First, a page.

No snow was left in the Alps last summer for the first time EVER, grim climate report reveals
- Record-breaking temperatures were recorded at the European range in 2022
- Lack of snow cover was worsened by heat waves and gusts of Saharan dust
- The research comes amid fears surrounding the impacts of climate change
No snow was left in the Alps last summer for the first time in history, according to a damning new report.
Scientists warn that European glacier melt has been ‘off the charts’ during the past few years, in the midst of worsening climate change.
The Swiss Alps lost six per cent of its glacier volume between 2021 and last year, intensified by heatwaves, lack of snow and gusts of Saharan dust.
Experts also recorded a temperature of 0°C at a record-breaking height of 5,000m – occurring for the first time in almost 70 years.
Ahead of the report’s release, UN Secretary-General António Guterres stressed that ‘we must pick up the pace’ and act rapidly to mitigate against the issues of global warming.
Record-breaking temperatures were recorded at the European range in 2022 (file picture)
He said: ‘We have the tools, the knowledge, and the solutions. But we must pick up the pace. We need accelerated climate action with deeper, faster emissions cuts to limit global temperature rise to 1.5 degree Celsius.
‘We also need massively scaled-up investments in adaptation and resilience, particularly for the most vulnerable countries and communities who have done the least to cause the crisis.’
The State of the Global Climate 2022, released today, revealed that the past eight years have been the hottest on record globally, while in Europe records have been shattered in terms of glacier melt.
The European mountain range is famously covered in a blanket of snow for the majority of the year, attracting skiers and snowboarders across the world.
But the stark effects of climate change saw this blanket disappear altogether, as snow melt kickstarted one month earlier than usual in 2022.
When Saharan dust blew onto the mountain range last March, this melt sped up even further as the reflection of solar energy was limited.
Blair Trewin at the World Meteorological Organisation told The Times: ‘It was quite a dry winter, so the amount of snow that accumulated during the winter was less than usual, and then there was a very consistently hot summer. So you had more rapid melt than usual.’
Other research from the past year has also shown that vegetation above its tree line has increased across nearly 80 per cent of the Alps during the last 38 years.
This came as snow cover had decreased significantly in almost 10 per cent of the area measured.
Lack of snow cover was worsened by heat waves and gusts of Saharan dust (file image)
Satellite images reveal how the Alps are becoming greener amid rising temperatures
However, the Alps were by no means an anomaly, with glaciers in North America, South America and parts of the Arctic experiencing substantial glacier loss too.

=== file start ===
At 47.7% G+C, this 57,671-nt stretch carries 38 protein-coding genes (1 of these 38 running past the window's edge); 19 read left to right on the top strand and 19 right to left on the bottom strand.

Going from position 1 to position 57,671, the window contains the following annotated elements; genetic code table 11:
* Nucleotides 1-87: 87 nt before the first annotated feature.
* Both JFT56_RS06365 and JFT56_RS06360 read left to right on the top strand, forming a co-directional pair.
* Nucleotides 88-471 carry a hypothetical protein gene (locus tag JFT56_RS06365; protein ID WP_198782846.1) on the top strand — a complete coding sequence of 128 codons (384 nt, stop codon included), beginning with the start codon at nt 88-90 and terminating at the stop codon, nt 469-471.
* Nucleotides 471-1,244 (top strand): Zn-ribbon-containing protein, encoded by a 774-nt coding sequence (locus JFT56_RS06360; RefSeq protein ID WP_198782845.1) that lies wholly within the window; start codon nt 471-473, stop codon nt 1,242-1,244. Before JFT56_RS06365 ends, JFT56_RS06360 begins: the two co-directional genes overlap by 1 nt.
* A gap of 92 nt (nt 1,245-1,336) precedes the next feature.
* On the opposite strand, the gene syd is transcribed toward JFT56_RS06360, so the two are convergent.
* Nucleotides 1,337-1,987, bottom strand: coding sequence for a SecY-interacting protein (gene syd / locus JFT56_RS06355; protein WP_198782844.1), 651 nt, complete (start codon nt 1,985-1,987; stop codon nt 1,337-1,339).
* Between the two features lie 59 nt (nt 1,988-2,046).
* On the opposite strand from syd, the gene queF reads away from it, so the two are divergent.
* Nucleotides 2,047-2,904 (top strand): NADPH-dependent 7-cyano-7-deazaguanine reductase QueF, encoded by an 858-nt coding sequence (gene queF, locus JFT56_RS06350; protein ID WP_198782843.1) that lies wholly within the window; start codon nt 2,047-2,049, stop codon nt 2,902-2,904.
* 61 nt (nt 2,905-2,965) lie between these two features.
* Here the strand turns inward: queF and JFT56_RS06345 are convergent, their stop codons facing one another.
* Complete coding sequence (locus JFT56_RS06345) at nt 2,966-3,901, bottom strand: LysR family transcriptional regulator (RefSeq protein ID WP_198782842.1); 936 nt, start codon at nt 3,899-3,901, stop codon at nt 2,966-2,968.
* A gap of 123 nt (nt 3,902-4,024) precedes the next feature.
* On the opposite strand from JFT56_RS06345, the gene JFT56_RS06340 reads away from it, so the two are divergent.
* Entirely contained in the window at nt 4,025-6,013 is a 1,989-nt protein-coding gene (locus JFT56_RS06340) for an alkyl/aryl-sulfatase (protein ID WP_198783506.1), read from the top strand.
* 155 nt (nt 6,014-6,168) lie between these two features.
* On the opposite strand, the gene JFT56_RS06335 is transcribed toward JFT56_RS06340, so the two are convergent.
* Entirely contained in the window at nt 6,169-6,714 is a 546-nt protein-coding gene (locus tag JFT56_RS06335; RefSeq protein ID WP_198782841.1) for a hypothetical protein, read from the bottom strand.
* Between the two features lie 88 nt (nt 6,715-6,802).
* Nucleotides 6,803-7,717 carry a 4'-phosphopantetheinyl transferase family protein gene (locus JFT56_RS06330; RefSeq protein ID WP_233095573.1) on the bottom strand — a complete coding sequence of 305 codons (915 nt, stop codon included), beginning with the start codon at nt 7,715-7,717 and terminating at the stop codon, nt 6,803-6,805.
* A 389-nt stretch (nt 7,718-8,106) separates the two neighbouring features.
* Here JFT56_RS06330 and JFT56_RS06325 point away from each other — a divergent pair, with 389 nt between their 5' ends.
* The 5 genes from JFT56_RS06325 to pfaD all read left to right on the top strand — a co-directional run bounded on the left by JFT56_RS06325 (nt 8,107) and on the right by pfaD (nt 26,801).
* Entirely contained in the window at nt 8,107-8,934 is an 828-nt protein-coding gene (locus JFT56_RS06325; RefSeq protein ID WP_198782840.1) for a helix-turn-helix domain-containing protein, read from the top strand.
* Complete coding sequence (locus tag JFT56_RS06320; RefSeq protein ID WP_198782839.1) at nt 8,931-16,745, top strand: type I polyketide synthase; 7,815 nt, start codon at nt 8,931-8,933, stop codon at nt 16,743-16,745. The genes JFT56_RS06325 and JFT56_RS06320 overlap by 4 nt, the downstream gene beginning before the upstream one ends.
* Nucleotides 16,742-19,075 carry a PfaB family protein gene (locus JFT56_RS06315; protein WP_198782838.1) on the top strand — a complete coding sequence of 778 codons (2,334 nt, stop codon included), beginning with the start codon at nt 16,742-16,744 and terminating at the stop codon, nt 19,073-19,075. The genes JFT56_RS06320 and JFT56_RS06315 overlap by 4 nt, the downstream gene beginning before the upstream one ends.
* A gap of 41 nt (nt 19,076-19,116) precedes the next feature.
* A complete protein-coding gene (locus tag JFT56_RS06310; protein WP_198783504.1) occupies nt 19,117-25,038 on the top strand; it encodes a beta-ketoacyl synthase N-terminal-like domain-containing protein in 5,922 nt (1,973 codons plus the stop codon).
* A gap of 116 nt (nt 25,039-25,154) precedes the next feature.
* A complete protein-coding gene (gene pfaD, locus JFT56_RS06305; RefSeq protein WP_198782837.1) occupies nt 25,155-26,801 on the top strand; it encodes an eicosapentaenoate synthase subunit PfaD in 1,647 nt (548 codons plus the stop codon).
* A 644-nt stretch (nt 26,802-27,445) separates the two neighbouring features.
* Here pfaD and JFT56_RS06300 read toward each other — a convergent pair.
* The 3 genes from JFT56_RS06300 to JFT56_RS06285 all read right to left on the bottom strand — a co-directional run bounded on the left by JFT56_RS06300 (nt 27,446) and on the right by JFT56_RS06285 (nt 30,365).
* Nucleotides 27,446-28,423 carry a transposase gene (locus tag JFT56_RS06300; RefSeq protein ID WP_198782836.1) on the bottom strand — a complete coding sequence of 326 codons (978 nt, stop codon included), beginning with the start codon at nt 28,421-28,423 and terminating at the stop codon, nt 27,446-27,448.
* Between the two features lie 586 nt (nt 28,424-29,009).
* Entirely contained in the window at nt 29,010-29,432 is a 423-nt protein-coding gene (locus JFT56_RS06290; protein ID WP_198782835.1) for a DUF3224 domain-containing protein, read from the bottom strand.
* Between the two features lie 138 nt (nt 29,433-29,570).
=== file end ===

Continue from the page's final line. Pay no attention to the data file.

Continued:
Meanwhile, other regions of Europe grappled with fierce wildfires and severe heat stress as the continent endured its hottest summer on record.
Arctic sea-ice was below the 1991–2020 average for most of 2022, while Antarctic sea ice also dipped to a record low.
Africa’s drought displaced more than 1.7 million people in Somalia and Ethiopia, while Pakistan’s devastating flooding displaced about eight million people.
WMO Secretary-General Professor Petteri Taalas added: ‘At the moment about one hundred countries do not have adequate weather services in place. Achieving this ambitious task requires improvement of observation networks, investments in early warning, hydrological and climate service capacities.’
GLOBAL WARMING AND MOUNTAINS
Certain gases in the atmosphere, such as carbon dioxide, trap heat similar to the glass roof of a greenhouse, and they are called greenhouse gases
During the day, the Sun shines through the atmosphere and Earth’s surface warms up in the sunlight
At night, the Earth’s surface cools, releasing heat back into the air, but some of the heat is trapped by the greenhouse gases in the atmosphere
Human activities, for example burning fossil fuels like coal and oil, puts more carbon dioxide into our atmosphere
Too much of these greenhouse gases can cause Earth’s atmosphere to trap more and more heat, causing the planet to warm up
Since the pre-industrial period, human activities are estimated to have increased Earth’s global average temperature by about 1.8°F (1°C), a number that is currently increasing by 0.36°F (0.2°C) per decade
Permafrost, glaciers and ice sheets are all struggling to stay in tact in the face of the warmer climate
Some animal and plant species rely heavily on cold conditions and are migrating to higher altitudes to find suitable habitat
This is putting severe strain on the ecosystems as more animals and more species are living in an ever-shrinking region
On top of the environmental pressure, the lack of ice on mountains is vastly increasing the risks of landslides and volcanic eruptions
Permafrost, glaciers and ice sheets are all struggling to stay in tact in the face of the warmer climate that is a result of the greenhouse effect